• Some patients have small residual collections that disappear following cranioplasty. This is because cranioplasty tends to restore the dicrotic wave form of CSF pulsations that are lost following decompressive craniotomy.[4] Restoration of this waveform aids in the absorption of CSF though arachnoid granulations (opening of which is pressure dependent)

  • In a small minority, an in the case illustrated, an encysted collection is formed. These collections expand with ingress of CSF through a one-way valve till the time intracystic pressure reaches a level high enough to prevent further inflow of CSF. The skin is invariable stretched as is seen in the computed tomography (CT) image of this case. Any attempt to tap this fluid percutaneoulsy invariably results in a recollection. Moreover even an intraoperative lumbar puncture as was done in this case, to make the flap lax and allow proper seating of the bone flap merely drains ventricular and cisternal CSF and does not address the root issue of the encysted collection. This is borne out by the fact that if the collection in this case had been in free communication with the CSF space, xanthochromic fluid would have come out through the lumbar puncture too.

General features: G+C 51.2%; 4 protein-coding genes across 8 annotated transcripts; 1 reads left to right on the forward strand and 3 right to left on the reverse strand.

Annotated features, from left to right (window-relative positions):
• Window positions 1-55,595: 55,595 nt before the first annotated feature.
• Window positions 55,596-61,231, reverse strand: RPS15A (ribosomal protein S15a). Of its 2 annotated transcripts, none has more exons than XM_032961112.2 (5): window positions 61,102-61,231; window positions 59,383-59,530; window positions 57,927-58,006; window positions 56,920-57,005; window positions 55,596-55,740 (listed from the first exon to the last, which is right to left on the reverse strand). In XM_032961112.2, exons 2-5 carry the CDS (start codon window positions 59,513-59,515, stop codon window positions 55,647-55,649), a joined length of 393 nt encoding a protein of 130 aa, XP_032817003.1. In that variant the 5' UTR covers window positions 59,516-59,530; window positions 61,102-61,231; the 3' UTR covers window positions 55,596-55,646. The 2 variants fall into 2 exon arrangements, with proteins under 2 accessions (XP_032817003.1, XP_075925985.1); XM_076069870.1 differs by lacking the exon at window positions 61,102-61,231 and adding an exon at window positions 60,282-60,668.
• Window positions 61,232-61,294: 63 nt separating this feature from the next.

The authors noted xanthochromic fluid at second surgery and regretted their inability to have identified this preoperatively as an effusion rather than a hygroma furthermore stating it resulted in the “dreaded complication.” However, the preoperative CT scan was innocuous, and it is obviously not feasible to get a magnetic resonance imaging study done in every case. Moreover, bleeding within subdural hygromas is a well-known entity that has been described previously.[356]

In order to prevent this complication, we must have an appreciation of the fact that large, tense and longstanding collections are not “routine hygromas.” In addition, we must appreciate that these collections will recur following cranioplasty irrespective of their content unless certain actions are taken, such as closing the point of ingress of fluid or opening the cyst widely to allow communication with surrounding spaces. The inner layer of the cyst is adherent to the pia and often the opening through which CSF leaks cannot be found. We do not recommend a routine hunt for the site of the leak. If the point of the leak is seen, however, coagulation with bipolar at a low setting or application of fibrin glue and piece of muscle or artificial dura may help.